It is no secret that I love Terre a Terre, the fancy meat-free restaurant in Brighton. I first visited it about 3 months after going vegan, and it was the first time I had really impressive, fancy vegan food. It gave me such motivation and hope about the vegan adventure ahead. And the terre a tapas sharing plate has been the stuff of my dreams since I first laid eyes on it over four years ago.
This July was my third visit for dinner (plus one trip for afternoon tea), and Dr HH and I had decided well in advance that we were getting the sharing plate again. Obviously we made the right decision. This dish can be ordered vegan or vegetarian, and includes an assortment of bites based on other items on the menu. It’s a great way to try lots of really delicious things, and it’s been slightly different each time we’ve been.
This time we got a really tasty aubergine dip with well-seasoned, puffy crackers. The polenta chips with guacamole were surprisingly quite bland and unexciting, but the melty aubergine tahini dish with sesame seeds was absolutely sublime. There was also a carrot noodle and edamame salad with chestnut puree tofu: I’m not crazy about chestnuts so I found the puree too sweet, but the salad was really delicious – and it’s not often I say that! Of course, the highlight of the platter was the Korean Fried Cauliflower. It consisted of sticky sauce, crispy batter, some sesame seeds, and beautifully tender cauliflower – we’ve never cooked it that well at home, and we make buffalo cauliflower a lot. It was just incredible!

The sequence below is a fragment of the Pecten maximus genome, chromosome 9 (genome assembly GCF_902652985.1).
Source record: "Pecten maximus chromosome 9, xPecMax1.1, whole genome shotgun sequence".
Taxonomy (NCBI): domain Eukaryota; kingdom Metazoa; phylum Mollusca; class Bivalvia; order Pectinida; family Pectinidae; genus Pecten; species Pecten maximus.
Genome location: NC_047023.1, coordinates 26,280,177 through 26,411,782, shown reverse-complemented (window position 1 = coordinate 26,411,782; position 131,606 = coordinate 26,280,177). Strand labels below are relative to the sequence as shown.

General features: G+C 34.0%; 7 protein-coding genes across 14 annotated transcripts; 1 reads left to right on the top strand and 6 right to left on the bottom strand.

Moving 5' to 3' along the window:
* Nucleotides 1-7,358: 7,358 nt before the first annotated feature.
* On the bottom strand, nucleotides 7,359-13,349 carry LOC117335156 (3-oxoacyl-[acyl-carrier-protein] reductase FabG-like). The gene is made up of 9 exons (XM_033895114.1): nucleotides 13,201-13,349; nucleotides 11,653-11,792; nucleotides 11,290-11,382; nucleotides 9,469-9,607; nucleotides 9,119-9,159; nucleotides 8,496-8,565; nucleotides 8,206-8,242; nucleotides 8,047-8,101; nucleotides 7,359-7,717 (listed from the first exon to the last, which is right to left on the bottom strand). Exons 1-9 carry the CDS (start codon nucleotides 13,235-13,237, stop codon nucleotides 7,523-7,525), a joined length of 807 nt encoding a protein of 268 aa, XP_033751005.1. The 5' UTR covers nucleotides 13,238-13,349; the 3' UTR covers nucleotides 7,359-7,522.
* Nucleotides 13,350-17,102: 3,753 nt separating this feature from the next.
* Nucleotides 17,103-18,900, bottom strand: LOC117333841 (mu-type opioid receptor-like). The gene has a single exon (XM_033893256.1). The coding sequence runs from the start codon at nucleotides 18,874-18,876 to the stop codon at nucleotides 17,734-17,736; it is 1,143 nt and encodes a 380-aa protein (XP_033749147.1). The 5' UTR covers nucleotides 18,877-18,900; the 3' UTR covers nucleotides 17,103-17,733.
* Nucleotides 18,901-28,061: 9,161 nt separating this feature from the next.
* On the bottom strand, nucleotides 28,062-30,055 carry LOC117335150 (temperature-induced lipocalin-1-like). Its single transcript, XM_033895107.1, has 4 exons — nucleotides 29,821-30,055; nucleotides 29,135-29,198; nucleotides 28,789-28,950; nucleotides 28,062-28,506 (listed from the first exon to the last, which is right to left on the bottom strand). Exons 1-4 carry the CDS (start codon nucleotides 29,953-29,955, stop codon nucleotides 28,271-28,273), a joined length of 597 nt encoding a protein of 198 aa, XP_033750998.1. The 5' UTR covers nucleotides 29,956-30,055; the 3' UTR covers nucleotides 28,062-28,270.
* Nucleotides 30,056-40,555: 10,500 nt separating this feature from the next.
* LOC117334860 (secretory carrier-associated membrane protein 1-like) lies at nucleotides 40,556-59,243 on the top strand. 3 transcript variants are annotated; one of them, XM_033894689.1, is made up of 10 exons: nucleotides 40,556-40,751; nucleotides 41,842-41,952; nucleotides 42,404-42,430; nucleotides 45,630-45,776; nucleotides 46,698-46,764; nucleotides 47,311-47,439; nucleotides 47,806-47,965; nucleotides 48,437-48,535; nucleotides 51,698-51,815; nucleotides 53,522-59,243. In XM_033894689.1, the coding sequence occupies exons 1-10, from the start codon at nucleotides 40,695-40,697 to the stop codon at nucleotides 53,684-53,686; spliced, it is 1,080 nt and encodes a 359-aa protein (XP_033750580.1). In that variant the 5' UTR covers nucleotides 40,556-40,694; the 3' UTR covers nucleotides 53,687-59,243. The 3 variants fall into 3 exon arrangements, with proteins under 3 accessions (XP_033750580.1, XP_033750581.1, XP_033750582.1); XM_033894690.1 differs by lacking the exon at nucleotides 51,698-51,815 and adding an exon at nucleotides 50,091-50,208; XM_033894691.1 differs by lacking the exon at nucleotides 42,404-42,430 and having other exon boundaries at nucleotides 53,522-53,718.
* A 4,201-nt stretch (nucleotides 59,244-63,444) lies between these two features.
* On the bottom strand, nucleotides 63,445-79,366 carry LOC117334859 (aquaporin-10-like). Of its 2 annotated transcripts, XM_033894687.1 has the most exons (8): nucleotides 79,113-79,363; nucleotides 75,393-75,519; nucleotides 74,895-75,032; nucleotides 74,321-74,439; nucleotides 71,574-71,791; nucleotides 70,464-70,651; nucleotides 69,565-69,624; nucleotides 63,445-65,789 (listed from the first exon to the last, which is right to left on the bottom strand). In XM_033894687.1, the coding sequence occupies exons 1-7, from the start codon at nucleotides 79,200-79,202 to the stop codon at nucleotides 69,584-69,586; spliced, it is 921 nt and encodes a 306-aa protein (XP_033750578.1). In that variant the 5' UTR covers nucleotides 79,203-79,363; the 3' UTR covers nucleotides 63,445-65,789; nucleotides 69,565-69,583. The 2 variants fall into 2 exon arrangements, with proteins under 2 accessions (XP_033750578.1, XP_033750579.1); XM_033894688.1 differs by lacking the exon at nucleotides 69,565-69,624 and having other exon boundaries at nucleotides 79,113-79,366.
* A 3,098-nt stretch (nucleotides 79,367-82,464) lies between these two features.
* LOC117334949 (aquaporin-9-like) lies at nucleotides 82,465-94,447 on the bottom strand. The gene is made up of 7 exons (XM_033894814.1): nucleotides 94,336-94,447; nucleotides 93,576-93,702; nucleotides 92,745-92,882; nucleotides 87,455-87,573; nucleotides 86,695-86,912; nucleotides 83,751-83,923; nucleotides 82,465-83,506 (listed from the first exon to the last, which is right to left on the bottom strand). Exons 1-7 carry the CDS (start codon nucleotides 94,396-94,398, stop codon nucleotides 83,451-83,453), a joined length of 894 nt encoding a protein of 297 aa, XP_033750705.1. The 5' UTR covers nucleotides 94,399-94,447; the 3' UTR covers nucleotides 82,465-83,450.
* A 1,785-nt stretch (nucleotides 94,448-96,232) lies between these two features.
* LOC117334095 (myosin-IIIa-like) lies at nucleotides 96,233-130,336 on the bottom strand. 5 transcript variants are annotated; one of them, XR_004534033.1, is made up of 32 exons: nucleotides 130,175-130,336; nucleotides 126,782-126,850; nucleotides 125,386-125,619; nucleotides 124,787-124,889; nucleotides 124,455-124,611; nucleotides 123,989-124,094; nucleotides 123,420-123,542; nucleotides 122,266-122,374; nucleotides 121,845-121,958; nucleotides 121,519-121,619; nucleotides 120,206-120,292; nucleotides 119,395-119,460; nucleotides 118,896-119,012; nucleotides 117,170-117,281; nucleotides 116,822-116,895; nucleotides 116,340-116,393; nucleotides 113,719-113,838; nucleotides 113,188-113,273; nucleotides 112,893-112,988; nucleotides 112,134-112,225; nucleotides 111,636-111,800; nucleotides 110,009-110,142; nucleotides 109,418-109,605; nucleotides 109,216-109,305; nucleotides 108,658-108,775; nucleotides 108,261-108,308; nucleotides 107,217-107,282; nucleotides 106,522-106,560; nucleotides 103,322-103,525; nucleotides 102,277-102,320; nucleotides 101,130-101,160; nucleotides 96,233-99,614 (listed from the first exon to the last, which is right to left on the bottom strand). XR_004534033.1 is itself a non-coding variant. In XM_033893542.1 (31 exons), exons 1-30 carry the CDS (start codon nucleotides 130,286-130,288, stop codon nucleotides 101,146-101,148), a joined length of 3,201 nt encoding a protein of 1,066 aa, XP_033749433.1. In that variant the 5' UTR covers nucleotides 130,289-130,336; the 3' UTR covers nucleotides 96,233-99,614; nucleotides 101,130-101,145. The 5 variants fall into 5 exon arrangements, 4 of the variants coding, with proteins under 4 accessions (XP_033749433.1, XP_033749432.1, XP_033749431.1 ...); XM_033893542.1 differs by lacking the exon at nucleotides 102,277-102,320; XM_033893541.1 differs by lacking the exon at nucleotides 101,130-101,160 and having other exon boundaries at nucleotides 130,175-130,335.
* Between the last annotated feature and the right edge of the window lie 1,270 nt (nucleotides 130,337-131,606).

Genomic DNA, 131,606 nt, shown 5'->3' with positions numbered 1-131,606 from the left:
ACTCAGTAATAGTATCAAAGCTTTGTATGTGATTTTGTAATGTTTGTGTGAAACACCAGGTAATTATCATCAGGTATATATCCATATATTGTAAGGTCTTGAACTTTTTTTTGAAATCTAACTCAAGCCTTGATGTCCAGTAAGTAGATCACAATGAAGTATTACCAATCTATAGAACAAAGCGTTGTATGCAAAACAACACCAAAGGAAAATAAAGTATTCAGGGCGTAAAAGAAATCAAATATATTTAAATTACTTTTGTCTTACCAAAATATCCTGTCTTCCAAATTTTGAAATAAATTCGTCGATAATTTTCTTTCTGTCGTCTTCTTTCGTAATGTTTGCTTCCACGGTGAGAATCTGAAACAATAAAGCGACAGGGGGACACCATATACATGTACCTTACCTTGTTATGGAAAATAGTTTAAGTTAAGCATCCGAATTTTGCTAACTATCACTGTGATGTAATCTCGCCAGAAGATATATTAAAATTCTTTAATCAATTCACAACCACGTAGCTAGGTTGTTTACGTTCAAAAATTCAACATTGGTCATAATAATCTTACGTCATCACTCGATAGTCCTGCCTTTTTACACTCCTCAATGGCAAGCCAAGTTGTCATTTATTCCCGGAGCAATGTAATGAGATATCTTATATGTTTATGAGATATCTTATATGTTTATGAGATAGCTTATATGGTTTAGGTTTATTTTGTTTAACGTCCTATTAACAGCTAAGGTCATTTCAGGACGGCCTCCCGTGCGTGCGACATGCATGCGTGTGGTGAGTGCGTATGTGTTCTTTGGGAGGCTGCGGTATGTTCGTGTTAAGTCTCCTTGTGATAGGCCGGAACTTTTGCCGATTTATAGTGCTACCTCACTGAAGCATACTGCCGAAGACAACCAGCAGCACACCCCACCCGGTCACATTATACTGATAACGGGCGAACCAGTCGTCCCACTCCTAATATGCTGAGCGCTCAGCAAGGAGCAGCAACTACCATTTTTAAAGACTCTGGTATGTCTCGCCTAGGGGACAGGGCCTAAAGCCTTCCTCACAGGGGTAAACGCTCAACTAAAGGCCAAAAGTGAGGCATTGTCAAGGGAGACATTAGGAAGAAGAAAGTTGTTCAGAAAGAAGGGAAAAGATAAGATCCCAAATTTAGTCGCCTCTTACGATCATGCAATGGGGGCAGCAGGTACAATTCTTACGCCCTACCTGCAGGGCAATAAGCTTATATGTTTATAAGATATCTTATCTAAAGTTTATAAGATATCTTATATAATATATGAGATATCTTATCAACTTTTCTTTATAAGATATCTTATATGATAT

Unfortunately I think we made some uninspired choices on our mains. On our previous visits we’d steered clear of the rosti section of the menu, but this time, perhaps inspired by Dr HH’s marvellous breakfast at Gallery Cafe earlier in the week, we both went potatoey. I got the rosti revisited: a very large rosti sitting in an unspecified green sauce, topped with lovely smoky tofu. The tofu was really flavoursome, but the rosti didn’t hold together perfectly, probably due to the fact that it was swimming in sauce. It was all just a bit weird, to be totally honest.
Dr HH opted for the aloo sailor: a similar rosti (possibly with added spices), presumably the same sauce (we were sampling from each other’s dishes but just couldn’t figure it out), some tandoori smoked tofu which was not as flavoursome as he’d hoped, and some coconut yoghurt raita that was just a bit too sweet to work pefectly. I actually thought the tandoori tofu was really delicious, and I might have preferred his dish were it not for the sweet raita.
Things got back on track when we ordered dessert. We each got a snap, crackle, choc, and my top tip to you is: get this to share with someone. It is insanely rich, and I almost died in my determination not to miss out on a single bite. It was worth the subsequent bellyache though! It was a very rich chocolate mousse, on an insanely thin base, with a tasty shortbread crumb, orange sorbet, tiny meringues, and chocolate twists and shards. It was one of the most indulgent, decadent desserts I have ever laid eyes on, and I can’t recommend it enough – it has already claimed its space in my ‘Top 5 Desserts‘ list.
Truthfully then, we were a little disappointed with our mains, but mostly blame ourselves for straying from the more exciting parts of the menu – there were some other really tempting and creative vegan options to explore as well. And I really can’t complain about a meal involving that tapas starter and one of the all time great desserts. Here’s hoping we make it back next year for another round!